Navy Legend – John Paul Jones

From Naval History and Heritage Command, Communication and Outreach Division

The Right Stuff: What Makes A Navy Legend – Actions or Attributes?

If you ask any Sailor to name a favorite Navy legend, you’ll likely get as many names to field an entire squadron of naval heroes – including a few ships.

So we’re asking you – the Sailor, veteran and reader – to offer up one of your own favorite legends, with a reason or two as to what makes a naval legend. Is it action or attributes?

Navy Legend – John Paul Jones

But to kick off this series on Navy Legends, we’ll begin with John Paul Jones, since 223 years ago his life ended, but not his legacy. And while there are those who might fault some of his attributes, no one can quibble about his actions for the Continental Navy.

The Early Years

John Paul Jones. Oil on pressboard. Artist: A.S. Conrad. Courtesy of the Navy Art Collection. NHHC Photograph Collection, NH 50012-KN

John Paul Jones. Oil on pressboard. Artist: A.S. Conrad. Courtesy of the Navy Art Collection. NHHC Photograph Collection, NH 50012-KN

Back in 1747, July was a far kinder month for the infant John Paul. He was born July 6 in Kirkcudbright, Scotland. At the age of 12, he entered the British merchant marine as a cabin boy.

The teenage Jones grew disgusted with the slave trade after three years working on a slaver, deciding instead to work on a merchant vessel.

When the vessel’s captain and first mate died due to disease during a cruise, Paul took charge and got the ship home. To reward him, Paul was given command of his own vessel. But an uprising among his crew at Tobago in the West Indies in 1773 resulted in Paul killing the leader, an act he claimed was in self-defense. To avoid trial, he fled to the home of his brother in Fredericksburg, Va., and took on the surname of Jones.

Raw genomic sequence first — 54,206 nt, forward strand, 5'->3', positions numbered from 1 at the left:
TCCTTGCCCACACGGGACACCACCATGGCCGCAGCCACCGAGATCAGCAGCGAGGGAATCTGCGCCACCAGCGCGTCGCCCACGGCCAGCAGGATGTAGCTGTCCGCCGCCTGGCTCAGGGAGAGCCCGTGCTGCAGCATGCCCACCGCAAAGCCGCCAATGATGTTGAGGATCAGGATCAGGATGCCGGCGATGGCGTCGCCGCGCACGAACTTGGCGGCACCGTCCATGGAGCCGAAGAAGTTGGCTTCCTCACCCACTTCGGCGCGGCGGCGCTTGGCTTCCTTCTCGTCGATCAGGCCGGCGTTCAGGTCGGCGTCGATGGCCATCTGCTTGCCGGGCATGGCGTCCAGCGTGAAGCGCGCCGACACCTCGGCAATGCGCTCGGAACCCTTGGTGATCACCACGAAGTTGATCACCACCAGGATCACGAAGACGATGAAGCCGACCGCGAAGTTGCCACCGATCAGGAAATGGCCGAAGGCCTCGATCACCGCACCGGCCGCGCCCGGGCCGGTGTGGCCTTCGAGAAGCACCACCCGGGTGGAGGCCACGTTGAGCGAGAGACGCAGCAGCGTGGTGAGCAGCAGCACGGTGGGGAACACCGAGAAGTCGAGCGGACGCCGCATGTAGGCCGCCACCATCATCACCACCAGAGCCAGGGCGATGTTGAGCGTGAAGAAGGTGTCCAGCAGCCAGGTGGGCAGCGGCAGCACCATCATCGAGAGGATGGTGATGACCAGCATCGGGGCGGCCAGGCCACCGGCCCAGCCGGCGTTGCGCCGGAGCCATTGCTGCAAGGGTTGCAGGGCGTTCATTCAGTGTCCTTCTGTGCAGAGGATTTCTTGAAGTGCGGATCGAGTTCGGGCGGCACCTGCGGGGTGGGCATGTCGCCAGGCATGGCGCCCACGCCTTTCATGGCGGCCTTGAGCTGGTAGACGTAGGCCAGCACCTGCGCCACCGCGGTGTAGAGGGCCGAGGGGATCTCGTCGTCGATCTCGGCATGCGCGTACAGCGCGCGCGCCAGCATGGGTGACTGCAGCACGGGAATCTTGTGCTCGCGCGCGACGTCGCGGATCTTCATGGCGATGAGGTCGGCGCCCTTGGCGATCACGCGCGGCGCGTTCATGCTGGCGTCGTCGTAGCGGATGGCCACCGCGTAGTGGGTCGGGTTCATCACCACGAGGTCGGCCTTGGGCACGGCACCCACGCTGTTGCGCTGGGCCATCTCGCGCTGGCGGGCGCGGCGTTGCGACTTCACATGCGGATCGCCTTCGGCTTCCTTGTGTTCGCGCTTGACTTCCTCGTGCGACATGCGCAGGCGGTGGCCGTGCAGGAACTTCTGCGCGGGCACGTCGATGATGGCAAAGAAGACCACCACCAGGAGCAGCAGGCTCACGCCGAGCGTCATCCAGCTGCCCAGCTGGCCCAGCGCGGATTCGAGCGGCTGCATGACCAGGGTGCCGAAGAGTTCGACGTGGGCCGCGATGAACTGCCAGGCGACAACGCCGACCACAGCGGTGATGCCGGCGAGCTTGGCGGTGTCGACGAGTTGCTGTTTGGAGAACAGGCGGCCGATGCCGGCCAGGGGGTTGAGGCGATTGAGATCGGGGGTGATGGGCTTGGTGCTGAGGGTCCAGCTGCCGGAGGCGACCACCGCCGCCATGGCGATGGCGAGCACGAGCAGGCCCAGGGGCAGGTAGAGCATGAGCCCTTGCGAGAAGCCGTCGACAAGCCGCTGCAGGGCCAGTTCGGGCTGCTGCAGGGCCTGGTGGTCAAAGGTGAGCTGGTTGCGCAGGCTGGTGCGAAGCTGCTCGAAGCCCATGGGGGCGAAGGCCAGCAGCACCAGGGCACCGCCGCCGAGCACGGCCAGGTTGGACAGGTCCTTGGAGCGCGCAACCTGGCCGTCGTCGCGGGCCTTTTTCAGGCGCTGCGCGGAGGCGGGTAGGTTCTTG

His Life in America

As the American Revolution heated up and Congress began funding ships for the Continental Navy, they needed experienced crew members. Jones was excited to join the revolution, sympathetic to the cause of liberty having grown up Scottish under British rule.

He was commissioned a lieutenant on Alfred, the flagship under the command of Capt. Esek Hopkins, the Continental Navy’s commanding officer. On her commissioning date, it was Jones who raised the rebelling colony’s new flag – the Union Jack.

Jones’ prowess on the sea earned him a promotion to captain by 1776 and he was given the command of the sloop Providence in January. During her first cruise, Providence and her crew captured 16 British ships as prizes while harassing the British shipping industry around Nova Scotia. By November, Hopkins gave Jones command of Alfred, the larger ship. Alfred and Providence, with its new captain, headed toward the Bahamas, where they captured three British ships within a month.

After Providence returned to repair leaks, Jones and his ship Alfred continued to raid shipping around Nova Scotia, capturing a small schooner, three colliers and the 10-gun letter-of-marque John of Liverpool. After eluding MHS Milford following a four-hour chase, Alfred returned to Boston Dec. 15.

While Alfred underwent a major refit, Jones was given command of Ranger on July 14, 1777. On Ranger, Jones quickly sailed back to Europe, making audacious raids on England’s shore. On Feb. 14, 1778, Jones’ ship Ranger was given the first salute from a foreign navy after the French signed an alliance treaty with the United States the week before.